LETTERS: Henderson government perfect as is

To the editor:

The editorial on the city of Henderson municipal election states, “If Henderson residents want to change the culture of their city government, they’ll have to change their city’s elected leadership” (“Toss incumbents,” March 11 Review-Journal). This is true.

The Review-Journal is located in Las Vegas. I am a resident and voter in Henderson, and I believe that we have a wonderful city just as it is. Improvements can be made to any government, of course, but my Henderson community — Sun City Anthem — was recognized as the leading luxurious, active-adult community for seniors in the nation by 55Places.com in 2011. I fully endorse this rating; my neighbors are caring and warm, and the facilities and assistance for seniors (free to residents) are without parallel.

My wife and I moved here from the East in 2002 and would not exchange Henderson for any other place. And the present Henderson City Council members have worked hard and successfully to keep it a place one can be proud to call home. I do not wish to change the culture of this fabulous community and will strongly support Sam Bateman, Debra March and Gerri Schroder for re-election this year.

JOEL BERG

HENDERSON

Voters letting lies slide

To the editor:

The editorial on Sunshine Week was excellent (“Let sun shine in,” Monday Review-Journal). The extent of the lies and deception in all levels of government is alarming.

What is even more troubling is the fact that many voters don’t seem to care that our political leaders continuously lie, and they cover up fraud and scandals on a regular basis. Why do voters tune in to listen to candidate speeches when most of the content is just lies and false promises?

I wonder how many voters would buy a car or a home from a salesman that they knew was lying or concealing facts about the sale. Voters need to wake up and have a care.

CONRAD RYAN

LAS VEGAS

PERS contributions

To the editor:

The editorial on the Nevada Public Employees Retirement System states, “In the private sector, few companies offer retirement benefits so generous,” and cites how today’s state employees see the state contribute 25.75 percent for regular employees and 40.5 percent for police and fire.

I was so surprised by those numbers that I had to log into PERS and double-check for myself. As one of the regular state employees referenced in this editorial, I participate in this so-called “Ponzi scheme,” but apparently I’m getting short-changed. According to my pay records, I contribute around 12 to 13 percent — double what I would contribute into Social Security, since state employees aren’t entitled to Social Security benefits — which the state matches dollar-for-dollar, making its contribution around 12 to 13 percent, not the 25.75 percent cited in the editorial.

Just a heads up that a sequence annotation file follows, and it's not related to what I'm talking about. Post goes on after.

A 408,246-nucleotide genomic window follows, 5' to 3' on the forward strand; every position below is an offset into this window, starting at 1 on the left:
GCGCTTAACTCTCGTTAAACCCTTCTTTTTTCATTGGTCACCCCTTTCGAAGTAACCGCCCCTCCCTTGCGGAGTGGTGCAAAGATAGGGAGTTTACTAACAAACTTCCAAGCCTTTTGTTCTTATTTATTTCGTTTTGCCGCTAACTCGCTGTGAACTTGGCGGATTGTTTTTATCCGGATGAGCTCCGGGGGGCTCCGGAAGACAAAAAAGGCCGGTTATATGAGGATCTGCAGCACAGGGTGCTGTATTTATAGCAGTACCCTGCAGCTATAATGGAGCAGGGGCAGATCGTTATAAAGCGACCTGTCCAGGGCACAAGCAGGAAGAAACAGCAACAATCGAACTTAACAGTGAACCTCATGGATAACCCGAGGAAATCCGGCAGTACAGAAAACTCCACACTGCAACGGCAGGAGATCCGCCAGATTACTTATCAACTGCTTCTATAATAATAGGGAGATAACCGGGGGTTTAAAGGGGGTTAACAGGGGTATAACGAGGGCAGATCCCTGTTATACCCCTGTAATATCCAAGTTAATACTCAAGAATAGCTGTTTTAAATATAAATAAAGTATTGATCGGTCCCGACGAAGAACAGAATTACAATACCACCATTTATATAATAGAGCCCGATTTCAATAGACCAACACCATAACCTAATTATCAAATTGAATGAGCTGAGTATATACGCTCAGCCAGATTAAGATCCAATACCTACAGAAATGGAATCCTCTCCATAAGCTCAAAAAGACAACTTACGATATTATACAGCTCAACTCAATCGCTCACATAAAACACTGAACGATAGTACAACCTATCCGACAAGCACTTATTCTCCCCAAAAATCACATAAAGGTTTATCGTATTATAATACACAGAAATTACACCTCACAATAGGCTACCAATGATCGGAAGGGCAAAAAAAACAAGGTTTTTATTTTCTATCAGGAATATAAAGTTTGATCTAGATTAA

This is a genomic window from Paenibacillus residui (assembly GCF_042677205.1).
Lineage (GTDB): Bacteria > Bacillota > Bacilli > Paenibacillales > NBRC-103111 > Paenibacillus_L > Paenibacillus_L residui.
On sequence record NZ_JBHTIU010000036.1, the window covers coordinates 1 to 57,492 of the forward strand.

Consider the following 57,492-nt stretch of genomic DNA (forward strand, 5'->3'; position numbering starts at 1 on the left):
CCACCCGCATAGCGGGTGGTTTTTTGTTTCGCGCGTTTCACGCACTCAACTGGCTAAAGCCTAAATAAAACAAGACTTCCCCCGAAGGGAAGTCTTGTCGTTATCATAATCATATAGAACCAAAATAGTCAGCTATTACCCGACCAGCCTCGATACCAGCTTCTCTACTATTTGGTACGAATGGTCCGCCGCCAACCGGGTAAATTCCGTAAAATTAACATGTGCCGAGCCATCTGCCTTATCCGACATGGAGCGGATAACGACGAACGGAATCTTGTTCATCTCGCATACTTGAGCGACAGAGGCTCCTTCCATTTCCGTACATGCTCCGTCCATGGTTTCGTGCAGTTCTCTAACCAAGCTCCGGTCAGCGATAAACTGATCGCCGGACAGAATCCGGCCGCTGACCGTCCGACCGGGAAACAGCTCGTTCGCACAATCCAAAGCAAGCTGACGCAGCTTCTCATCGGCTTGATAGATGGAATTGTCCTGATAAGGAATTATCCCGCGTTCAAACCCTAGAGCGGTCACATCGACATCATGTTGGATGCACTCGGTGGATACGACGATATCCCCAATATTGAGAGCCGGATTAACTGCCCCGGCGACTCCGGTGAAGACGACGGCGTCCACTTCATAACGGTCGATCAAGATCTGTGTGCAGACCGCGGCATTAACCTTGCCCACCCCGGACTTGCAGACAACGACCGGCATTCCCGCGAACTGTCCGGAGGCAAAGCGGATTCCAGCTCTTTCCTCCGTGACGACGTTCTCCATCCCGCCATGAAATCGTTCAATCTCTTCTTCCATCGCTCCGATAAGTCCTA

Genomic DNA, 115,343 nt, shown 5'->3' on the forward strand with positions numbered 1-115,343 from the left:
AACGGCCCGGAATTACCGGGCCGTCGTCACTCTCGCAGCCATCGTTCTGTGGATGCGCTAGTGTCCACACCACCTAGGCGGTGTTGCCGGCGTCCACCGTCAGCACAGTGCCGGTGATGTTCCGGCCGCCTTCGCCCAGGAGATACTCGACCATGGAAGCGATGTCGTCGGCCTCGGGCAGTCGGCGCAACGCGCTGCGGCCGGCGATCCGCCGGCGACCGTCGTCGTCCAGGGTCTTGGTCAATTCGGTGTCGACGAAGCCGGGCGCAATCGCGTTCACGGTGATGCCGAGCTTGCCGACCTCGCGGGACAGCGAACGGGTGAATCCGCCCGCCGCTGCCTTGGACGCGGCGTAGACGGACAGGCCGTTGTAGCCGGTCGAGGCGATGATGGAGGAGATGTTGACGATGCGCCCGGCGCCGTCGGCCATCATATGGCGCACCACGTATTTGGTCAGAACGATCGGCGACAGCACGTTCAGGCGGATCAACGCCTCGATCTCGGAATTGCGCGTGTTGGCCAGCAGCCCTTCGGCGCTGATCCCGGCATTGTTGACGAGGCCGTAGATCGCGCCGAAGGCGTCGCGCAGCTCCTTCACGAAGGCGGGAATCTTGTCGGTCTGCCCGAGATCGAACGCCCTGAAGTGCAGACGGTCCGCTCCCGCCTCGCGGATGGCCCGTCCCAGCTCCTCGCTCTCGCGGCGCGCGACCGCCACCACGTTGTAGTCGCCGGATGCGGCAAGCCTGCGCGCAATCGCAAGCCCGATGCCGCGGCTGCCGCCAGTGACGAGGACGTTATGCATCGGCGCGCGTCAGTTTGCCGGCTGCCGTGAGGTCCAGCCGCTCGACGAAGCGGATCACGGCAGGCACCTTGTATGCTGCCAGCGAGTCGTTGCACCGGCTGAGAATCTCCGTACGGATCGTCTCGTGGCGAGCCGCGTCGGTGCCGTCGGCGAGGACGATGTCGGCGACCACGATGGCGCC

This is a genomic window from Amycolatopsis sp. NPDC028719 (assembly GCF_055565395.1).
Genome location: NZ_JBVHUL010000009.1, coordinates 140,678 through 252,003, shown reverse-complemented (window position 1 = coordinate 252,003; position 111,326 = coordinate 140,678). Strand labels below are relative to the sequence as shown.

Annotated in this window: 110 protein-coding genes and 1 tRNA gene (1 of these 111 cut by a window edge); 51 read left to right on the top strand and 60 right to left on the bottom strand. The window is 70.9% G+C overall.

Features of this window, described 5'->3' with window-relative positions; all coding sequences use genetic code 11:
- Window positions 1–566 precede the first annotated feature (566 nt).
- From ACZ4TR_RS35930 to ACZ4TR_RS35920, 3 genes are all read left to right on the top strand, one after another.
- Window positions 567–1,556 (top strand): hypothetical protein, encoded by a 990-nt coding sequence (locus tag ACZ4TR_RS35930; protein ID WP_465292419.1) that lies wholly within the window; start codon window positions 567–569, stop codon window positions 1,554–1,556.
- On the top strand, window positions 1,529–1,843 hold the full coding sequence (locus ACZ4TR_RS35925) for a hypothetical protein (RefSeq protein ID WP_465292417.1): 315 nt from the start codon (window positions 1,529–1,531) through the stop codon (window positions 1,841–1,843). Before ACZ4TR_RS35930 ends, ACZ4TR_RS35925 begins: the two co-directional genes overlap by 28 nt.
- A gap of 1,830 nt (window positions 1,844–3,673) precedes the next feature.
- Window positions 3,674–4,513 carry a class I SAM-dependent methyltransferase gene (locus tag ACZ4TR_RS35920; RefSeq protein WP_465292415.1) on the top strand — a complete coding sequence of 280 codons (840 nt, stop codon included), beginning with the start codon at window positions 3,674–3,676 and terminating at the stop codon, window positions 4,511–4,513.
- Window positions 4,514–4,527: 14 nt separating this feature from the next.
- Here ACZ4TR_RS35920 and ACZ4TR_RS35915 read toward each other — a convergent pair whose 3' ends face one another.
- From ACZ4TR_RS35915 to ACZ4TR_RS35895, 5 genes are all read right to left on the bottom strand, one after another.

A 12 percent government match isn’t too far from the 9 percent government match (for police and fire employees) advocated for in the editorial, which would actually see my bi-monthly paycheck increase by around $60 if implemented across the board.

As for retirement age, I was confused by the suggestion that “career public employees should actually have to work until they’re 65 or 67, like everyone else.” I can’t speak for other agencies, but I am one of the younger employees in my work center, and I will reach the 30-year mark at the ripe young age of 65. I have attended retirement parties for outgoing workers, none of whom were under 65. In fact, most of our office’s turnover has been from people taking private-sector jobs, where the pay and benefits are more substantial.

As for those members of public employee unions “accustomed to having members retire before Social Security eligibility at nearly full income replacement,” even the Nevada Policy Research Institute states that the average regular state employee receives 83.7 percent of base pay upon retirement. On paper, 83.7 percent isn’t too shabby, but considering that the rate of pay for most state employees maxes out after 10 years’ time-in-grade, in a job like mine with limited promotion potential, that 83.7 percent comes after having been pay-capped for about a decade before retirement.

Either I chose the wrong state agency to work for, or these “cushy” PERS retirement benefits I keep reading about in the news are a little too good to be true. Well, too good to be true for everyone except politicians and organizations who stand to benefit the most by using state employees as a scapegoat.

MATTHEW C. FINK

LAS VEGAS

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